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Timing belts snap, timing chains wear out and get sloppy and sometimes just finally fail, sometimes it's neither.

Late '70s, had a '73 Mustang, just a mild "Grande", 302, 2bbl, C-4, "ride car". Kind of a copper color with white vinyl roof that was a PITA to keep white, 73,xxx miles when I sold it to a girl I knew. Her dad liked it, was a pretty car in nice shape, she loved the car. Week later on way to "Holiday Lake", she and her sister, timing chain broke, bent valves, her dad had it fixed within a few days ... before I even heard about it. I felt bad about it but who knew? I even offered some money back but he wouldn't accept it. She drove it until long after she got married.

Early '70s, New London Dragstrip, '65 GTO, fresh built 400, a bit of gear, street tires still, was running really good that day, staged, yellows …, drop clutch after last yellow, Hays 40 lb steel FW got her going, see green, no red, feather throttle, tires hooked, first gear, second gear, third gear, forth gear, cam bolt fell out and wedged in between sprocket & chain, cam stopped when the chain busted in an instant, instant dead quiet, push in clutch, neutral, drifted through the lights, still in the 13s.

Towed "the goat" home with "the wagon" ('68 Plymouth Satelite Sport Wagon, 383-4bbl, no slouch) … & before supper, damage assessed, pistons barely marked, only bent 4 intake & 4 exhaust valves, got spare "better" R-A heads in place (were going on soon anyway), new roller style timing set, locktite on new cam bolt, all in time for cruising the main drag in town that night.

Repairs were upgrades already planned and all parts & gaskets were "on hand", but the bolt falling out changed the timeline, forced the issue. Other repairs over time were not always so convenient.
 

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I am old enough to have worked on the first GL 1000 in Gloucestershire UK, one of the first on the road in UK.
Back then, even in the original Honda manual there was NO recommendation for timing belt change and in the copy of Honda UK's service department manual i have it is a hand wrtten additional note, 80,000 miles if i remember correctly.
This one was so early that there was no grease nipple on the final.drive casing and the spline "joints" on end of drive shaft and rive input wore out 9 months(25,000 ish) went on to do 80,000 in three years had a new,used, drive unit when wheel bearing play was neglected, a rear tyre every 5,000 cant remember how long front lasted but bike was serviced on time or early religeously
 

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The Honda cars of that era didn't have a timing belt service interval either. There were not interference engines so just put on a new belt and go.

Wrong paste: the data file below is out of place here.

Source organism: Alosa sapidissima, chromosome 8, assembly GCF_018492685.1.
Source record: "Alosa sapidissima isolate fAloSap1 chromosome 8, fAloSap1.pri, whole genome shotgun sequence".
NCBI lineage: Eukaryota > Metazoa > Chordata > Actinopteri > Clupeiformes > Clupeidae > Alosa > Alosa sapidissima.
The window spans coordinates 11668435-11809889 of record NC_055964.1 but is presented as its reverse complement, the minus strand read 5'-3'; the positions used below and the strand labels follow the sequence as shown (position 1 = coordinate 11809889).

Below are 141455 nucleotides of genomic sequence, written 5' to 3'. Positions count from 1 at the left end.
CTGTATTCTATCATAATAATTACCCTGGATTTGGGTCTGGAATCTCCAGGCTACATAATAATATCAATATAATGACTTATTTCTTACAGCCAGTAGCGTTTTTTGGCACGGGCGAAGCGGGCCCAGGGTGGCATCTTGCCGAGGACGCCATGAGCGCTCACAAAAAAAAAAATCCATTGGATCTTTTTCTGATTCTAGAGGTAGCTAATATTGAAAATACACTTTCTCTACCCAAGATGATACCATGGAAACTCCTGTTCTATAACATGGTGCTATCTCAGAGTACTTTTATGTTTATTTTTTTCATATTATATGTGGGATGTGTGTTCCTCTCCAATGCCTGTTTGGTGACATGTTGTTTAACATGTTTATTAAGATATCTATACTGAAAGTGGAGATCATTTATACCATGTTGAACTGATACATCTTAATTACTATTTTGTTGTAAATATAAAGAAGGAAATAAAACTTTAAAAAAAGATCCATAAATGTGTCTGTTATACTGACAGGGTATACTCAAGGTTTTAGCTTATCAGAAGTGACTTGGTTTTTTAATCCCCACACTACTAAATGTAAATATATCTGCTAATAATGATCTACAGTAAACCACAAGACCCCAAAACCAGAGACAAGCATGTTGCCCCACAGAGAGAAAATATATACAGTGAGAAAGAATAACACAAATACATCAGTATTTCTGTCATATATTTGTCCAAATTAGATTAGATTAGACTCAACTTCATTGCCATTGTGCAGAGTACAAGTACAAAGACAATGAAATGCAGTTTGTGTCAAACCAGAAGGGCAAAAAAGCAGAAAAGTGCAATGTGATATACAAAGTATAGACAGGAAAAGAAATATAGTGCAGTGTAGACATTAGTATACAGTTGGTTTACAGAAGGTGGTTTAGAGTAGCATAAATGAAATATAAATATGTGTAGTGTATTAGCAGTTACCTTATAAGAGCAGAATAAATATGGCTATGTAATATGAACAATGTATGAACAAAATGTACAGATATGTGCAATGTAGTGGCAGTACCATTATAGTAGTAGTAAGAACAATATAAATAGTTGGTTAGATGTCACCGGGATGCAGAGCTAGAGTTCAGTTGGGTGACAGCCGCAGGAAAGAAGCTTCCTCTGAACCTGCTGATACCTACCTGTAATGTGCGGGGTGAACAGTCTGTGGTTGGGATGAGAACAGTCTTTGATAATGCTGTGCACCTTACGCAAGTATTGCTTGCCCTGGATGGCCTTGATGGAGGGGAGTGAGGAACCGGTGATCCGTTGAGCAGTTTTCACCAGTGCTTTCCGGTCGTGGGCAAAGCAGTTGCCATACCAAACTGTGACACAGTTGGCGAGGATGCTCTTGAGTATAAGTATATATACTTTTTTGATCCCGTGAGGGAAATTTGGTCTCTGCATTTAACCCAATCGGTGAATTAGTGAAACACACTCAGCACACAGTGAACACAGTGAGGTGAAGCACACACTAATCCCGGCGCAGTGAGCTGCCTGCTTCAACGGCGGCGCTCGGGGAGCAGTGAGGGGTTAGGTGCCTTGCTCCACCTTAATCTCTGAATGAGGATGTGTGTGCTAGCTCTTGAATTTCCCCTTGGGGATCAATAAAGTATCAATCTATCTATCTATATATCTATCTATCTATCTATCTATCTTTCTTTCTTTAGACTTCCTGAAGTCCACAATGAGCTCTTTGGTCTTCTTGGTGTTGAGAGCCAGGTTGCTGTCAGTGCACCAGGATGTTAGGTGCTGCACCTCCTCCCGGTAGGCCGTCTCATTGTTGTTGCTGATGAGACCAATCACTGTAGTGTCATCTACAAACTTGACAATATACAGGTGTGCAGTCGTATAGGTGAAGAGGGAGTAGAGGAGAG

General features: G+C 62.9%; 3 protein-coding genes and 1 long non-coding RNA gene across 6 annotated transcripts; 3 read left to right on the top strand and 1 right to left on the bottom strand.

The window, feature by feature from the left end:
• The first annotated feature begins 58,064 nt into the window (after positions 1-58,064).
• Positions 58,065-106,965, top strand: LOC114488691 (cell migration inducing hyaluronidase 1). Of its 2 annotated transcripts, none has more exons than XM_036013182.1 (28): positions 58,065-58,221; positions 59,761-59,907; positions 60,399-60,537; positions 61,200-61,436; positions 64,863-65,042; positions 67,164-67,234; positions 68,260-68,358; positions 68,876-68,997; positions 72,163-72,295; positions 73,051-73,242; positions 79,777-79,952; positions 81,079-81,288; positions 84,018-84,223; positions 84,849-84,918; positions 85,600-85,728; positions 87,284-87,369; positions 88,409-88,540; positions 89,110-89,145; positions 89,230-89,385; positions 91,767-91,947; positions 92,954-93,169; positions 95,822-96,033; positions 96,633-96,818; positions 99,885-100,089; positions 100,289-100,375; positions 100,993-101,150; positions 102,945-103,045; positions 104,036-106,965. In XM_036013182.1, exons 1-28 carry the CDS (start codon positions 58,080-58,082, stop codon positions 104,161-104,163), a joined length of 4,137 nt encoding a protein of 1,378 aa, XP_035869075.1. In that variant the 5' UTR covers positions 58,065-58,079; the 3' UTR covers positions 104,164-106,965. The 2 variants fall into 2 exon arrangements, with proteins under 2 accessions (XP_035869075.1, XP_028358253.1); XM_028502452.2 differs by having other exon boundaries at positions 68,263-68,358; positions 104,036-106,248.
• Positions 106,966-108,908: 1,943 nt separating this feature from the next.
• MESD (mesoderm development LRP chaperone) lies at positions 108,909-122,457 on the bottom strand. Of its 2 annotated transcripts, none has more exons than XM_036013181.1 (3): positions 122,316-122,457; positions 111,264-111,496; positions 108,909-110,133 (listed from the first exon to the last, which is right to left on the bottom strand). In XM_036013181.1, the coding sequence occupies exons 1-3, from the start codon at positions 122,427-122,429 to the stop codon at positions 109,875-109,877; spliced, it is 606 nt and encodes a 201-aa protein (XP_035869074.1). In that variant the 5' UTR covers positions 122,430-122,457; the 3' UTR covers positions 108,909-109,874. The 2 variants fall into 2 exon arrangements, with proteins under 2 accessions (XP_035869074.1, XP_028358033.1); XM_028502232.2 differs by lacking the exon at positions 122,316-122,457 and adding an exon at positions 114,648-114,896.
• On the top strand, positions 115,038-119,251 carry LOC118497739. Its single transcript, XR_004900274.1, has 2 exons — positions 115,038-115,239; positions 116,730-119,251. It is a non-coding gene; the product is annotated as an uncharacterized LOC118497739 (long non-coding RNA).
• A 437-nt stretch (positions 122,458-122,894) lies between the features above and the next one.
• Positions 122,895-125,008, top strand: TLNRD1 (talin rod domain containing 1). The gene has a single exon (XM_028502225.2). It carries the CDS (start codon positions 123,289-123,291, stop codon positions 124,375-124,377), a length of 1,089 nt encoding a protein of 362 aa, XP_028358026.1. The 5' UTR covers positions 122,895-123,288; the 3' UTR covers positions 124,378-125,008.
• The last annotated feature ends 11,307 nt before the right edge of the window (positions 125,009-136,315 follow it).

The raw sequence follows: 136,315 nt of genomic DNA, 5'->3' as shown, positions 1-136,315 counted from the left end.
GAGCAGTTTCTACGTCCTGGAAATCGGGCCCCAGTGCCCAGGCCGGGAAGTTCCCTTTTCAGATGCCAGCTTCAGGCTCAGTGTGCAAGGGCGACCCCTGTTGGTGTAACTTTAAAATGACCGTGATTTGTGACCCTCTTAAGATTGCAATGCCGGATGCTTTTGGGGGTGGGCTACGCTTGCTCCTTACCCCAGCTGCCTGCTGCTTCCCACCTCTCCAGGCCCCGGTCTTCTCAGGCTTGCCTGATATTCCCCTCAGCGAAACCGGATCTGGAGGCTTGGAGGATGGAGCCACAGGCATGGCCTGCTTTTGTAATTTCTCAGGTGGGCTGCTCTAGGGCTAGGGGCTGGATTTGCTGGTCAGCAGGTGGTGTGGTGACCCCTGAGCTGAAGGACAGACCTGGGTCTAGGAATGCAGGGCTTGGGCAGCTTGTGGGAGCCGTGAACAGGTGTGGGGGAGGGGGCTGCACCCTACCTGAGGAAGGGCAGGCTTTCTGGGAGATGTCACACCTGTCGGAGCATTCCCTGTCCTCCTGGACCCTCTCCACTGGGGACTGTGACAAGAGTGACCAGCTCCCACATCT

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'85 Toyota Camry w 2L 4cyl and 350,000 miles, Non-interference engine. I've changed several timing belts over the years, try to do them around 80K miles. Changed the belt immediately after buying the car in 1990 with 97K mi, under the hood with engine running I heard "flap-flap-flap" noise coming from the timing cover, the edge of the belt had shreded and was flapping around. The replacement didn't make it to 80K, the internal cords along one edge of the belt let go after 25K miles, belt didn't break but it DID jump 5 cogs... And most recently the belt simply broke at 75K miles. Still looked like new except for the break. Put on another belt and good to go again.
 

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'85 Toyota Camry w 2L 4cyl and 350,000 miles, Non-interference engine. I've changed several timing belts over the years, try to do them around 80K miles. Changed the belt immediately after buying the car in 1990 with 97K mi, under the hood with engine running I heard "flap-flap-flap" noise coming from the timing cover, the edge of the belt had shreded and was flapping around. The replacement didn't make it to 80K, the internal cords along one edge of the belt let go after 25K miles, belt didn't break but it DID jump 5 cogs... And most recently the belt simply broke at 75K miles. Still looked like new except for the break. Put on another belt and good to go again.
I changed one on a running Volvo inline 6 cylinder. It had 158K on the belt and still was running fine. Terribly cracked and I tore it in pieces with my bare hands. Also saw some that broke that looked fine. Wonder why Honda says inspect them. You never know.
 

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They also say regrease wheel bearings but i wouldnt put one back that i had to beat out!
The original bearings have a seal on the outside so they have to be pulled out to relube. Would be foolish to put them back in. Get new bearings with seals on both sides.
 

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On my 1200, I drilled a 1/8" hole from near the rear brake rotor side of the wheel aimed into the void between the wheel bearing, then drilled, tapped for 1/4-28 and put n a grease fitting, pumped grease in from there. Used grease on drill bit & tap too, to hold chips.
 
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